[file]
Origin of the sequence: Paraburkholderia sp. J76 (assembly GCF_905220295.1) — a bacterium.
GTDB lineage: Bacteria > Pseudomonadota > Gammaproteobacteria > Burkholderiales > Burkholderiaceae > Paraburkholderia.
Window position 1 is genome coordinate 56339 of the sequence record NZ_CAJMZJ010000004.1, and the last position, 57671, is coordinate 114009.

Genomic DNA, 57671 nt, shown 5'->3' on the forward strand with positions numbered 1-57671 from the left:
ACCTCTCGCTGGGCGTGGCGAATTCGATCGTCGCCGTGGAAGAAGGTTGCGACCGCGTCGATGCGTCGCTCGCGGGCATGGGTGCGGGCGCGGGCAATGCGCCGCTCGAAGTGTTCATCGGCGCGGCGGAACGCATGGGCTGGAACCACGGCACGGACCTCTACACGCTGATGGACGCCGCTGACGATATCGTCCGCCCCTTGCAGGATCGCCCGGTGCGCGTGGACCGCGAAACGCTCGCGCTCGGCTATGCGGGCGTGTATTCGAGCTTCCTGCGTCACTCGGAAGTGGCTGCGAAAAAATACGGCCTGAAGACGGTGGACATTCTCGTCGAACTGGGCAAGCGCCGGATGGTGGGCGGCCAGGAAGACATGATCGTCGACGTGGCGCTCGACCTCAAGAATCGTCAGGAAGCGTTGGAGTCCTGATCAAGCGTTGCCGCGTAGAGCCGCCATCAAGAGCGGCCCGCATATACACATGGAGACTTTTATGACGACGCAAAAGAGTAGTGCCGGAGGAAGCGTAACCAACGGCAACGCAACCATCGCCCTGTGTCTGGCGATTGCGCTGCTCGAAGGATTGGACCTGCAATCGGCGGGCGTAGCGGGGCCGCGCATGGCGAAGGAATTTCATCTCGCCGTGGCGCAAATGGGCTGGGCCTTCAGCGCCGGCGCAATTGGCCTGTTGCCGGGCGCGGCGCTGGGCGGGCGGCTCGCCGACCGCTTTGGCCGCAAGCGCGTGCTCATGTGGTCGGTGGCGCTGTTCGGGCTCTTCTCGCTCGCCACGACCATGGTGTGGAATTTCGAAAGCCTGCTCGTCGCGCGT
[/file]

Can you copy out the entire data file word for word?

Origin of the sequence: Paraburkholderia sp. J76 (assembly GCF_905220295.1) — a bacterium.
GTDB lineage: Bacteria > Pseudomonadota > Gammaproteobacteria > Burkholderiales > Burkholderiaceae > Paraburkholderia.
Window position 1 is genome coordinate 56339 of the sequence record NZ_CAJMZJ010000004.1, and the last position, 57671, is coordinate 114009.

Genomic DNA, 57671 nt, shown 5'->3' on the forward strand with positions numbered 1-57671 from the left:
ACCTCTCGCTGGGCGTGGCGAATTCGATCGTCGCCGTGGAAGAAGGTTGCGACCGCGTCGATGCGTCGCTCGCGGGCATGGGTGCGGGCGCGGGCAATGCGCCGCTCGAAGTGTTCATCGGCGCGGCGGAACGCATGGGCTGGAACCACGGCACGGACCTCTACACGCTGATGGACGCCGCTGACGATATCGTCCGCCCCTTGCAGGATCGCCCGGTGCGCGTGGACCGCGAAACGCTCGCGCTCGGCTATGCGGGCGTGTATTCGAGCTTCCTGCGTCACTCGGAAGTGGCTGCGAAAAAATACGGCCTGAAGACGGTGGACATTCTCGTCGAACTGGGCAAGCGCCGGATGGTGGGCGGCCAGGAAGACATGATCGTCGACGTGGCGCTCGACCTCAAGAATCGTCAGGAAGCGTTGGAGTCCTGATCAAGCGTTGCCGCGTAGAGCCGCCATCAAGAGCGGCCCGCATATACACATGGAGACTTTTATGACGACGCAAAAGAGTAGTGCCGGAGGAAGCGTAACCAACGGCAACGCAACCATCGCCCTGTGTCTGGCGATTGCGCTGCTCGAAGGATTGGACCTGCAATCGGCGGGCGTAGCGGGGCCGCGCATGGCGAAGGAATTTCATCTCGCCGTGGCGCAAATGGGCTGGGCCTTCAGCGCCGGCGCAATTGGCCTGTTGCCGGGCGCGGCGCTGGGCGGGCGGCTCGCCGACCGCTTTGGCCGCAAGCGCGTGCTCATGTGGTCGGTGGCGCTGTTCGGGCTCTTCTCGCTCGCCACGACCATGGTGTGGAATTTCGAAAGCCTGCTCGTCGCGCGT